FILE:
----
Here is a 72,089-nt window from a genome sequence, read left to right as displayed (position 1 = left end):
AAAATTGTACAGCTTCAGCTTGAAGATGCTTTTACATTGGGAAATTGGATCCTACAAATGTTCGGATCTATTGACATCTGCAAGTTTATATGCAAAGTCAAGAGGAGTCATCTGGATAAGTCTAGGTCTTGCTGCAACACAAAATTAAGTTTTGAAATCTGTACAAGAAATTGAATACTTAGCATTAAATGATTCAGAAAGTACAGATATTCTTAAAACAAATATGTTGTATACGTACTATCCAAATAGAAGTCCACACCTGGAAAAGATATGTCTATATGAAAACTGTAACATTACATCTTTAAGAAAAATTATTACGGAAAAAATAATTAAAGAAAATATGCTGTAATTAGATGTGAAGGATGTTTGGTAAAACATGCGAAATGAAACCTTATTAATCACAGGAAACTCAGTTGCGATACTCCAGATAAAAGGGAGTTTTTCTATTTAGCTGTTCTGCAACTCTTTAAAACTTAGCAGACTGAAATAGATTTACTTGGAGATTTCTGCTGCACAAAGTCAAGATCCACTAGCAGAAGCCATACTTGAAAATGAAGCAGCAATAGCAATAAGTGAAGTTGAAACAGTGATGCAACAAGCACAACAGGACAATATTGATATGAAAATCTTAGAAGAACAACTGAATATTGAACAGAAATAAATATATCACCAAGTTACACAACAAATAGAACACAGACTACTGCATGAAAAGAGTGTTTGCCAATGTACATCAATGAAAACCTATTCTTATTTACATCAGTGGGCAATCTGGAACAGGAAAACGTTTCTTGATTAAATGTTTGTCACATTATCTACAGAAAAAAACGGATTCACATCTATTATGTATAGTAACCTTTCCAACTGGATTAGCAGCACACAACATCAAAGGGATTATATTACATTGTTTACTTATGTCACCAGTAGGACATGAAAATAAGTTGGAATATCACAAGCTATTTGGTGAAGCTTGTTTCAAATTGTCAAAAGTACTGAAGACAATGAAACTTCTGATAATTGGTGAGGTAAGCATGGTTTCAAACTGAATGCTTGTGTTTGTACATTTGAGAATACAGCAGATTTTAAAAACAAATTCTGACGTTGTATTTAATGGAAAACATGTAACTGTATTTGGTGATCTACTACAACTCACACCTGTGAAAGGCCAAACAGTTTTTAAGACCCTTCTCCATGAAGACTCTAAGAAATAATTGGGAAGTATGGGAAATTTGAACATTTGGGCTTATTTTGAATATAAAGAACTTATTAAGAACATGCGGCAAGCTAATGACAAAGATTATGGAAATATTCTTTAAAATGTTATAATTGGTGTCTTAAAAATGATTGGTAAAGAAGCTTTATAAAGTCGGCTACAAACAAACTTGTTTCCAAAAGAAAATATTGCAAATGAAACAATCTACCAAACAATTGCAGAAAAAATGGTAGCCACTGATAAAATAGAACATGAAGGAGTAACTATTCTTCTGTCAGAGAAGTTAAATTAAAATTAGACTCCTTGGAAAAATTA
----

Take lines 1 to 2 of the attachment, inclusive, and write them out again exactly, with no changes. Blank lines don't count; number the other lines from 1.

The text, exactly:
Here is a 72,089-nt window from a genome sequence, read left to right as displayed (position 1 = left end):
AAAATTGTACAGCTTCAGCTTGAAGATGCTTTTACATTGGGAAATTGGATCCTACAAATGTTCGGATCTATTGACATCTGCAAGTTTATATGCAAAGTCAAGAGGAGTCATCTGGATAAGTCTAGGTCTTGCTGCAACACAAAATTAAGTTTTGAAATCTGTACAAGAAATTGAATACTTAGCATTAAATGATTCAGAAAGTACAGATATTCTTAAAACAAATATGTTGTATACGTACTATCCAAATAGAAGTCCACACCTGGAAAAGATATGTCTATATGAAAACTGTAACATTACATCTTTAAGAAAAATTATTACGGAAAAAATAATTAAAGAAAATATGCTGTAATTAGATGTGAAGGATGTTTGGTAAAACATGCGAAATGAAACCTTATTAATCACAGGAAACTCAGTTGCGATACTCCAGATAAAAGGGAGTTTTTCTATTTAGCTGTTCTGCAACTCTTTAAAACTTAGCAGACTGAAATAGATTTACTTGGAGATTTCTGCTGCACAAAGTCAAGATCCACTAGCAGAAGCCATACTTGAAAATGAAGCAGCAATAGCAATAAGTGAAGTTGAAACAGTGATGCAACAAGCACAACAGGACAATATTGATATGAAAATCTTAGAAGAACAACTGAATATTGAACAGAAATAAATATATCACCAAGTTACACAACAAATAGAACACAGACTACTGCATGAAAAGAGTGTTTGCCAATGTACATCAATGAAAACCTATTCTTATTTACATCAGTGGGCAATCTGGAACAGGAAAACGTTTCTTGATTAAATGTTTGTCACATTATCTACAGAAAAAAACGGATTCACATCTATTATGTATAGTAACCTTTCCAACTGGATTAGCAGCACACAACATCAAAGGGATTATATTACATTGTTTACTTATGTCACCAGTAGGACATGAAAATAAGTTGGAATATCACAAGCTATTTGGTGAAGCTTGTTTCAAATTGTCAAAAGTACTGAAGACAATGAAACTTCTGATAATTGGTGAGGTAAGCATGGTTTCAAACTGAATGCTTGTGTTTGTACATTTGAGAATACAGCAGATTTTAAAAACAAATTCTGACGTTGTATTTAATGGAAAACATGTAACTGTATTTGGTGATCTACTACAACTCACACCTGTGAAAGGCCAAACAGTTTTTAAGACCCTTCTCCATGAAGACTCTAAGAAATAATTGGGAAGTATGGGAAATTTGAACATTTGGGCTTATTTTGAATATAAAGAACTTATTAAGAACATGCGGCAAGCTAATGACAAAGATTATGGAAATATTCTTTAAAATGTTATAATTGGTGTCTTAAAAATGATTGGTAAAGAAGCTTTATAAAGTCGGCTACAAACAAACTTGTTTCCAAAAGAAAATATTGCAAATGAAACAATCTACCAAACAATTGCAGAAAAAATGGTAGCCACTGATAAAATAGAACATGAAGGAGTAACTATTCTTCTGTCAGAGAAGTTAAATTAAAATTAGACTCCTTGGAAAAATTA